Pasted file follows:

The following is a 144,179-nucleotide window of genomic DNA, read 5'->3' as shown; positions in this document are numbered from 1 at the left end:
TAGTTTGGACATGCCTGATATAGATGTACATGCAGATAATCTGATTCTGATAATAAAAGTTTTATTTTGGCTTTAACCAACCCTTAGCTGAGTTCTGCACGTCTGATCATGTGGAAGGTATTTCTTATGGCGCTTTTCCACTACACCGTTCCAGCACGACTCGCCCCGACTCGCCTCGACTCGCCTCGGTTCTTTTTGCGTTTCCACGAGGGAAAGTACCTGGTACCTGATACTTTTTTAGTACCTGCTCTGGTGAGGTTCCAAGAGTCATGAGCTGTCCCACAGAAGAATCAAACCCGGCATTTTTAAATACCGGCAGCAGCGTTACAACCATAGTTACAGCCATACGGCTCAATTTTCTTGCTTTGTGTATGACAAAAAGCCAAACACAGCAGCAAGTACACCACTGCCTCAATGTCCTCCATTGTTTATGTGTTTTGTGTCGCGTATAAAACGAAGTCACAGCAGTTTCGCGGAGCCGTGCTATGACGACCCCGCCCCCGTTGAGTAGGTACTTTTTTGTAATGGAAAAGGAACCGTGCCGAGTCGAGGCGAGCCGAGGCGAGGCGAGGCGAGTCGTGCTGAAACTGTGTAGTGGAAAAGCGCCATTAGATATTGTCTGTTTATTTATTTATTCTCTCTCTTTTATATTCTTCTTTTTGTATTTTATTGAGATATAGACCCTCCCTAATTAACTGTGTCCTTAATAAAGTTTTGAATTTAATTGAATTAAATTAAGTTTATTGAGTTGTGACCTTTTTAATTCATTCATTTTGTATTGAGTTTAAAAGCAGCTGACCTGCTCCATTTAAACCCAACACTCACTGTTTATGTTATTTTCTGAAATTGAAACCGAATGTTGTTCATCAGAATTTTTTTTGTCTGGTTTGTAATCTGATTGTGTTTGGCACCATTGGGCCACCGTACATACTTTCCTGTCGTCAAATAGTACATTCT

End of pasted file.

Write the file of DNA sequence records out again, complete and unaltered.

The following is a 144,179-nucleotide window of genomic DNA, read 5'->3' as shown; positions in this document are numbered from 1 at the left end:
TAGTTTGGACATGCCTGATATAGATGTACATGCAGATAATCTGATTCTGATAATAAAAGTTTTATTTTGGCTTTAACCAACCCTTAGCTGAGTTCTGCACGTCTGATCATGTGGAAGGTATTTCTTATGGCGCTTTTCCACTACACCGTTCCAGCACGACTCGCCCCGACTCGCCTCGACTCGCCTCGGTTCTTTTTGCGTTTCCACGAGGGAAAGTACCTGGTACCTGATACTTTTTTAGTACCTGCTCTGGTGAGGTTCCAAGAGTCATGAGCTGTCCCACAGAAGAATCAAACCCGGCATTTTTAAATACCGGCAGCAGCGTTACAACCATAGTTACAGCCATACGGCTCAATTTTCTTGCTTTGTGTATGACAAAAAGCCAAACACAGCAGCAAGTACACCACTGCCTCAATGTCCTCCATTGTTTATGTGTTTTGTGTCGCGTATAAAACGAAGTCACAGCAGTTTCGCGGAGCCGTGCTATGACGACCCCGCCCCCGTTGAGTAGGTACTTTTTTGTAATGGAAAAGGAACCGTGCCGAGTCGAGGCGAGCCGAGGCGAGGCGAGGCGAGTCGTGCTGAAACTGTGTAGTGGAAAAGCGCCATTAGATATTGTCTGTTTATTTATTTATTCTCTCTCTTTTATATTCTTCTTTTTGTATTTTATTGAGATATAGACCCTCCCTAATTAACTGTGTCCTTAATAAAGTTTTGAATTTAATTGAATTAAATTAAGTTTATTGAGTTGTGACCTTTTTAATTCATTCATTTTGTATTGAGTTTAAAAGCAGCTGACCTGCTCCATTTAAACCCAACACTCACTGTTTATGTTATTTTCTGAAATTGAAACCGAATGTTGTTCATCAGAATTTTTTTTGTCTGGTTTGTAATCTGATTGTGTTTGGCACCATTGGGCCACCGTACATACTTTCCTGTCGTCAAATAGTACATTCT